Retire Before 40 With 20% Down Real Estate Financing

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I was able to financially retire a few years ago by buying cheap houses in San Antonio for cash and owner financing them. I have no landlording or maintenance expenses. This saves me stress and money.

Now, I’m an all cash guy in real estate. Of course, not everyone has that luxury, and some investors don’t want to do that even if they can.

The good news is that you can build a massive real estate portfolio in affordable houses with 20% down conventional financing! And if you still have your day job, that’s fine. You can use that steady W-2 income to get conventional financing and buy an entire block of affordable houses!

We now have a good local lender with 20% down FHA financing – Nichols Home Lending, by the way.

Then, with that cash flow, you can retire if you like :). Or, you can continue to have a blast in real estate investing, as I am!

Here’s how to use 20% financing to build your portfolio of affordable houses:
Step 1

Buy an affordable home in decent condition that you can obtain conventional financing on. In my city, I recommend houses in the $50,000 – $60,000 range such as this one. It’s inexpensive, but in livable condition.

Ideally, buy three of these houses at once so you can turbo charge your cash flow growth.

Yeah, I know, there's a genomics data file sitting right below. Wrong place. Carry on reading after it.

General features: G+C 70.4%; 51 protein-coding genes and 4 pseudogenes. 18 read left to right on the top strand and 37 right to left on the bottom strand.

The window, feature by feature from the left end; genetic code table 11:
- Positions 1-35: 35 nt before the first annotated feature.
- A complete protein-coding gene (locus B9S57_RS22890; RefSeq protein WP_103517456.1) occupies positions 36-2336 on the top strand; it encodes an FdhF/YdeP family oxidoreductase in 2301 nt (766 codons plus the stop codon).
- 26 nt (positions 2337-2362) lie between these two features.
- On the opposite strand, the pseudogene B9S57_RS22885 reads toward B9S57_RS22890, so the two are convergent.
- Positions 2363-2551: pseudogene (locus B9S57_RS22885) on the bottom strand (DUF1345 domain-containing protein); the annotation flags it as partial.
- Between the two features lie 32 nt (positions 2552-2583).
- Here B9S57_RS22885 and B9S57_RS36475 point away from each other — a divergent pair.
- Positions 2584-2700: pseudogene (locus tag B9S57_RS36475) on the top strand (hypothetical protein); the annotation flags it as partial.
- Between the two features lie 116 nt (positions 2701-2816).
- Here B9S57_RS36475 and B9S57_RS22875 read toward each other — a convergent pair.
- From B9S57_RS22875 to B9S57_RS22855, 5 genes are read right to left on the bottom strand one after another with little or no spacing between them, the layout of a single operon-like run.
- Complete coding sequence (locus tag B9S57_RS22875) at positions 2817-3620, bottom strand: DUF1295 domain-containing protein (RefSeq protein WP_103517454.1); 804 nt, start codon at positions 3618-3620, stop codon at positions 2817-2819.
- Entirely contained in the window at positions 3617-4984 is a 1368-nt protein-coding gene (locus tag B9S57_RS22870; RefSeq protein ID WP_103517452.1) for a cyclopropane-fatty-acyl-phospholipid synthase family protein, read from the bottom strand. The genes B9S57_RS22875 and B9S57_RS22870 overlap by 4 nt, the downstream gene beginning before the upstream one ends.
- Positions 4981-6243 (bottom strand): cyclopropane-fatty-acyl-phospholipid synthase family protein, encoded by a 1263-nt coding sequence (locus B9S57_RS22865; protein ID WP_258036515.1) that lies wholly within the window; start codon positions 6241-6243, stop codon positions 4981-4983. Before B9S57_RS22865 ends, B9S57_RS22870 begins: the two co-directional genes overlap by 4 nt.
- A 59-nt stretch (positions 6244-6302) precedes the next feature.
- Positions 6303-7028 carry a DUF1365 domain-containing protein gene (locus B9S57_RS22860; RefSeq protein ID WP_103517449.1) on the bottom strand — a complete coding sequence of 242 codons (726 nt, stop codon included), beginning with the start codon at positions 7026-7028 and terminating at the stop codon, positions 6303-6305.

Step 2

Get the houses with 30 year mortgages and put 20% down. That’s $11,000 per house.

So, you have three $44,000 mortgages at ~5%. That’s $236 per month for each mortgage. Taxes and insurance on each property is $140, so your monthly payment is $376 per house.

Rehab on each house will be approximately $5000, completed in three weeks or less.
Step 3

Find a well-qualified, owner finance buyer for the house (I can help you with this in my city). I prefer this strategy to renting the house out. This saves repair costs and property management headaches.

The buyer has to be qualified with a good job, steady income, bank statements, W-2s and pay stubs.

Monthly cash flow from your buyer is $800.

After you pay your mortgages and tax/insurance, you have monthly cash flow of approximately $425 per month per house.
Cash-on-Cash Return Year 1:
32% per property.

In year two, it’s 46%.
Step 4

Your monthly cash flow on those three houses is $1275 per month. After a year, you can take your $15,000 in cash flow and buy another house and do the same thing.

Most of my investors with an income of over $100,000 per year are able to use this model to get to $5000 monthly cash flow after three years. They buy at least two houses per year.

Some take as long as five years, but most investors with a decent full time job and good credit can use this system.